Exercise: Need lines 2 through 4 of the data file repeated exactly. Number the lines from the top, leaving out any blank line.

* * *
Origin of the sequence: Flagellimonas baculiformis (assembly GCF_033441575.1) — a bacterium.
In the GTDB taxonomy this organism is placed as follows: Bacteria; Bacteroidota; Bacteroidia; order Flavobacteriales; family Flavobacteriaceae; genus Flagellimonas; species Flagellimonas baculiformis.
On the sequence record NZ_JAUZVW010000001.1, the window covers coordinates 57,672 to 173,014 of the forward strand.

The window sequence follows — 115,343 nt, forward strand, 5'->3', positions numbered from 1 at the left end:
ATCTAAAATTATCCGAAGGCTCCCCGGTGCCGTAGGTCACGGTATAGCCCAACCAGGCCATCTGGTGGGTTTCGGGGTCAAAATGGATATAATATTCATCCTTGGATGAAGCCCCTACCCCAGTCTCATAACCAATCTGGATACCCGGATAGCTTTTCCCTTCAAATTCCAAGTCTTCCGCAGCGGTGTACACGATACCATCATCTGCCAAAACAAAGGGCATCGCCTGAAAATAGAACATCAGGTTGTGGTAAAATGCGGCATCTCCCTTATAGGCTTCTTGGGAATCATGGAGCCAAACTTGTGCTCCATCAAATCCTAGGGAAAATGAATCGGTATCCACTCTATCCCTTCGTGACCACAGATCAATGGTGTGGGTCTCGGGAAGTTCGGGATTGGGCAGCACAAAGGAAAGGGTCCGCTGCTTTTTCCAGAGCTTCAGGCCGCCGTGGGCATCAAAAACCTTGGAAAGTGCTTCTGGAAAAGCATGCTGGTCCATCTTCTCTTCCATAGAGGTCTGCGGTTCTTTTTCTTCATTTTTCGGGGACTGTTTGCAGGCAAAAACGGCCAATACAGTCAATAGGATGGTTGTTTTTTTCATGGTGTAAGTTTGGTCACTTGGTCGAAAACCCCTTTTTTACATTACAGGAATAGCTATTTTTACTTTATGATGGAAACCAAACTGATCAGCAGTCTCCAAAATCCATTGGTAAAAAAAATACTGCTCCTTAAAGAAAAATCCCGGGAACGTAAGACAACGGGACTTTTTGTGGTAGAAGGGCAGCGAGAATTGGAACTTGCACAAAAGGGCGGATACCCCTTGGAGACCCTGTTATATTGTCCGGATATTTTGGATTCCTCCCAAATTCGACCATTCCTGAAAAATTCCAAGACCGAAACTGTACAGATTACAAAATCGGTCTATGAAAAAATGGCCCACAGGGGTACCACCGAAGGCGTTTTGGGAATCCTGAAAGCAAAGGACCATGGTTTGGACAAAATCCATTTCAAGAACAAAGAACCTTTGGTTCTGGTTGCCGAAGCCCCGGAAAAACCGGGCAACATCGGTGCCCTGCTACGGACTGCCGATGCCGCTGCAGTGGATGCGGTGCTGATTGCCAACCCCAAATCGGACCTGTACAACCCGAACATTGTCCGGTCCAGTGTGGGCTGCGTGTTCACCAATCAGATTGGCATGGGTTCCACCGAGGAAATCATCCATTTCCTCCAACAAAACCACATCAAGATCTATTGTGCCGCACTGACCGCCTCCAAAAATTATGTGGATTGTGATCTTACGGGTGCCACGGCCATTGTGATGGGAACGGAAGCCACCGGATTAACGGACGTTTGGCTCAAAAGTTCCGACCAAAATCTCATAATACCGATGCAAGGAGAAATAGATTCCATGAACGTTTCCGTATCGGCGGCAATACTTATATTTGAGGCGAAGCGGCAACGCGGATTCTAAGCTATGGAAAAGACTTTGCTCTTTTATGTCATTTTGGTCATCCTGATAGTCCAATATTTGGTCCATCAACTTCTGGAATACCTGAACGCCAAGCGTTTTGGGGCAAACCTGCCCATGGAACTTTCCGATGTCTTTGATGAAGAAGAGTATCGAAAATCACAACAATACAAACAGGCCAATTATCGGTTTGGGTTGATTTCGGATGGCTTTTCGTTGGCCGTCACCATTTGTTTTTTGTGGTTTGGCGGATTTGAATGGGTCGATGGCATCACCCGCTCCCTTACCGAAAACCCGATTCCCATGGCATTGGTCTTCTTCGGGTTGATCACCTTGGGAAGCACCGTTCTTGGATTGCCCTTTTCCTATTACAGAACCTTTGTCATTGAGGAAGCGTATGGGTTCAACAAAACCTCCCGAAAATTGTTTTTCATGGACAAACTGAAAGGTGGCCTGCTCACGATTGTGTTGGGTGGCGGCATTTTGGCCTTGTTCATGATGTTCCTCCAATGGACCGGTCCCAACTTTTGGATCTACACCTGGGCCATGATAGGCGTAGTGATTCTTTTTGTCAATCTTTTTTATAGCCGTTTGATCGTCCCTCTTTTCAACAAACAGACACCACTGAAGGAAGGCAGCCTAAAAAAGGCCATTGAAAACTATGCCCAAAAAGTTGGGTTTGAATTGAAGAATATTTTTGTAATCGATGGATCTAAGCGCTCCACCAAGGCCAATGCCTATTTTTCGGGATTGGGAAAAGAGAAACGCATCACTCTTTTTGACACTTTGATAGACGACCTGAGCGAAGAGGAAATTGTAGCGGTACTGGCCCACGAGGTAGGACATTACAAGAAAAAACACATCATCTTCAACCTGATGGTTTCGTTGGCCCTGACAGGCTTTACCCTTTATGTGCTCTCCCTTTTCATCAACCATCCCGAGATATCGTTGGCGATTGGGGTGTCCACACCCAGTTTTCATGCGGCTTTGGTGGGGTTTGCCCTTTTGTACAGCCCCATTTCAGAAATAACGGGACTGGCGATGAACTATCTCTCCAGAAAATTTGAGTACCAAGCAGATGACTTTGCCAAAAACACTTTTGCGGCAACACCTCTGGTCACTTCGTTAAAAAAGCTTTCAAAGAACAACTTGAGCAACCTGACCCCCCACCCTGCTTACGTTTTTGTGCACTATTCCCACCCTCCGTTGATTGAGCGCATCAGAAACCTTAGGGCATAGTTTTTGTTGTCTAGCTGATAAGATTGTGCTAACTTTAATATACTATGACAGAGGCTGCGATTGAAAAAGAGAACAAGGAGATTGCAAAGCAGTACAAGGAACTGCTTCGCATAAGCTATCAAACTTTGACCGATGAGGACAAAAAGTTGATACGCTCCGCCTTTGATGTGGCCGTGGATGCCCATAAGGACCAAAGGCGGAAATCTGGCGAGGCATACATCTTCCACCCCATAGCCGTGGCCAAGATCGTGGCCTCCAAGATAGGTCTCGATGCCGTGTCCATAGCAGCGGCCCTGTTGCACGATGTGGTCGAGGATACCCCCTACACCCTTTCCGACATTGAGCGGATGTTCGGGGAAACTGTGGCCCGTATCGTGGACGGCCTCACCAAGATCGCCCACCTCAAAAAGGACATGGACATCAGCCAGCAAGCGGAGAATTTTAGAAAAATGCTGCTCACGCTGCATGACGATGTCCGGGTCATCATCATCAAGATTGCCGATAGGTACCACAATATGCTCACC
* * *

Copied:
In the GTDB taxonomy this organism is placed as follows: Bacteria; Bacteroidota; Bacteroidia; order Flavobacteriales; family Flavobacteriaceae; genus Flagellimonas; species Flagellimonas baculiformis.
On the sequence record NZ_JAUZVW010000001.1, the window covers coordinates 57,672 to 173,014 of the forward strand.

The window sequence follows — 115,343 nt, forward strand, 5'->3', positions numbered from 1 at the left end: